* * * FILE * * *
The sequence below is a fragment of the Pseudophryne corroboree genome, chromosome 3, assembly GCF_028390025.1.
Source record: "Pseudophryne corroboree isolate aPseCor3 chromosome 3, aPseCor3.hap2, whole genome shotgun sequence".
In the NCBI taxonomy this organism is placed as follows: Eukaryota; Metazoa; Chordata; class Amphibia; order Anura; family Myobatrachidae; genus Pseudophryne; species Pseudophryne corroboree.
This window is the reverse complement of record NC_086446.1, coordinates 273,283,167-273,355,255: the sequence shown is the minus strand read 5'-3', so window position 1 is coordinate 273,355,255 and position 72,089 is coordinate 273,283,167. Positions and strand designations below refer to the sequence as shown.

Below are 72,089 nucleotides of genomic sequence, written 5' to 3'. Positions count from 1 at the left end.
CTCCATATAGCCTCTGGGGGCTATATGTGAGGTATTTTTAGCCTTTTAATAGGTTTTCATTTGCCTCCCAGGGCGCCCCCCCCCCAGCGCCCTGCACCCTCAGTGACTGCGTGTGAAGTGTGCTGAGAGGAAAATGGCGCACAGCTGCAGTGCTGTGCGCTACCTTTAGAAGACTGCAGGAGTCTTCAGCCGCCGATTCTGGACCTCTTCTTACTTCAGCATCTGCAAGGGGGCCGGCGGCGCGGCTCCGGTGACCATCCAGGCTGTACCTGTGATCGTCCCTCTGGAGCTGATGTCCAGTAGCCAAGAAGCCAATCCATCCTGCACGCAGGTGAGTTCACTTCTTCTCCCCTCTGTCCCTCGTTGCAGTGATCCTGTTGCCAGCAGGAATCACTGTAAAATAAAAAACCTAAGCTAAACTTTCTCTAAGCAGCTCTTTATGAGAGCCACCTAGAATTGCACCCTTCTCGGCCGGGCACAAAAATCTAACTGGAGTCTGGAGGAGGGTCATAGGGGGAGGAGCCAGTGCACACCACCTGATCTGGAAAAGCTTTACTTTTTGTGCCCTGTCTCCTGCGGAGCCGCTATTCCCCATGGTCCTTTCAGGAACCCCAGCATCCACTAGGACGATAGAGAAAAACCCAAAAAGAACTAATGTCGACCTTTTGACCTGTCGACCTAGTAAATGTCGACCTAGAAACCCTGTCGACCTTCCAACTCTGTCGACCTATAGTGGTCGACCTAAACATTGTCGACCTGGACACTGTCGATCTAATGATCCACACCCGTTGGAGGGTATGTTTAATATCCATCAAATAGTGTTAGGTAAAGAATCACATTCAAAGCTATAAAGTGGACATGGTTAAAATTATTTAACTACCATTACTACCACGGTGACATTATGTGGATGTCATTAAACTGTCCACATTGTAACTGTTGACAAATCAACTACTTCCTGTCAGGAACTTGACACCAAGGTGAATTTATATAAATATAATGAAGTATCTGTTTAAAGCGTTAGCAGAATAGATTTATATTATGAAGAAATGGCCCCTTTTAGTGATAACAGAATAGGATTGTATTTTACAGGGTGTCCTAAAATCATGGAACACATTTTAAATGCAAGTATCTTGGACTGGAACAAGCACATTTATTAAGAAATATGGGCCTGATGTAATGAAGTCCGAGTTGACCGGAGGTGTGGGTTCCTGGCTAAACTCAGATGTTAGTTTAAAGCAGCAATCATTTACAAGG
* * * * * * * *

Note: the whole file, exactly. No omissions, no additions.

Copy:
The sequence below is a fragment of the Pseudophryne corroboree genome, chromosome 3, assembly GCF_028390025.1.
Source record: "Pseudophryne corroboree isolate aPseCor3 chromosome 3, aPseCor3.hap2, whole genome shotgun sequence".
In the NCBI taxonomy this organism is placed as follows: Eukaryota; Metazoa; Chordata; class Amphibia; order Anura; family Myobatrachidae; genus Pseudophryne; species Pseudophryne corroboree.
This window is the reverse complement of record NC_086446.1, coordinates 273,283,167-273,355,255: the sequence shown is the minus strand read 5'-3', so window position 1 is coordinate 273,355,255 and position 72,089 is coordinate 273,283,167. Positions and strand designations below refer to the sequence as shown.

Below are 72,089 nucleotides of genomic sequence, written 5' to 3'. Positions count from 1 at the left end.
CTCCATATAGCCTCTGGGGGCTATATGTGAGGTATTTTTAGCCTTTTAATAGGTTTTCATTTGCCTCCCAGGGCGCCCCCCCCCCAGCGCCCTGCACCCTCAGTGACTGCGTGTGAAGTGTGCTGAGAGGAAAATGGCGCACAGCTGCAGTGCTGTGCGCTACCTTTAGAAGACTGCAGGAGTCTTCAGCCGCCGATTCTGGACCTCTTCTTACTTCAGCATCTGCAAGGGGGCCGGCGGCGCGGCTCCGGTGACCATCCAGGCTGTACCTGTGATCGTCCCTCTGGAGCTGATGTCCAGTAGCCAAGAAGCCAATCCATCCTGCACGCAGGTGAGTTCACTTCTTCTCCCCTCTGTCCCTCGTTGCAGTGATCCTGTTGCCAGCAGGAATCACTGTAAAATAAAAAACCTAAGCTAAACTTTCTCTAAGCAGCTCTTTATGAGAGCCACCTAGAATTGCACCCTTCTCGGCCGGGCACAAAAATCTAACTGGAGTCTGGAGGAGGGTCATAGGGGGAGGAGCCAGTGCACACCACCTGATCTGGAAAAGCTTTACTTTTTGTGCCCTGTCTCCTGCGGAGCCGCTATTCCCCATGGTCCTTTCAGGAACCCCAGCATCCACTAGGACGATAGAGAAAAACCCAAAAAGAACTAATGTCGACCTTTTGACCTGTCGACCTAGTAAATGTCGACCTAGAAACCCTGTCGACCTTCCAACTCTGTCGACCTATAGTGGTCGACCTAAACATTGTCGACCTGGACACTGTCGATCTAATGATCCACACCCGTTGGAGGGTATGTTTAATATCCATCAAATAGTGTTAGGTAAAGAATCACATTCAAAGCTATAAAGTGGACATGGTTAAAATTATTTAACTACCATTACTACCACGGTGACATTATGTGGATGTCATTAAACTGTCCACATTGTAACTGTTGACAAATCAACTACTTCCTGTCAGGAACTTGACACCAAGGTGAATTTATATAAATATAATGAAGTATCTGTTTAAAGCGTTAGCAGAATAGATTTATATTATGAAGAAATGGCCCCTTTTAGTGATAACAGAATAGGATTGTATTTTACAGGGTGTCCTAAAATCATGGAACACATTTTAAATGCAAGTATCTTGGACTGGAACAAGCACATTTATTAAGAAATATGGGCCTGATGTAATGAAGTCCGAGTTGACCGGAGGTGTGGGTTCCTGGCTAAACTCAGATGTTAGTTTAAAGCAGCAATCATTTACAAGG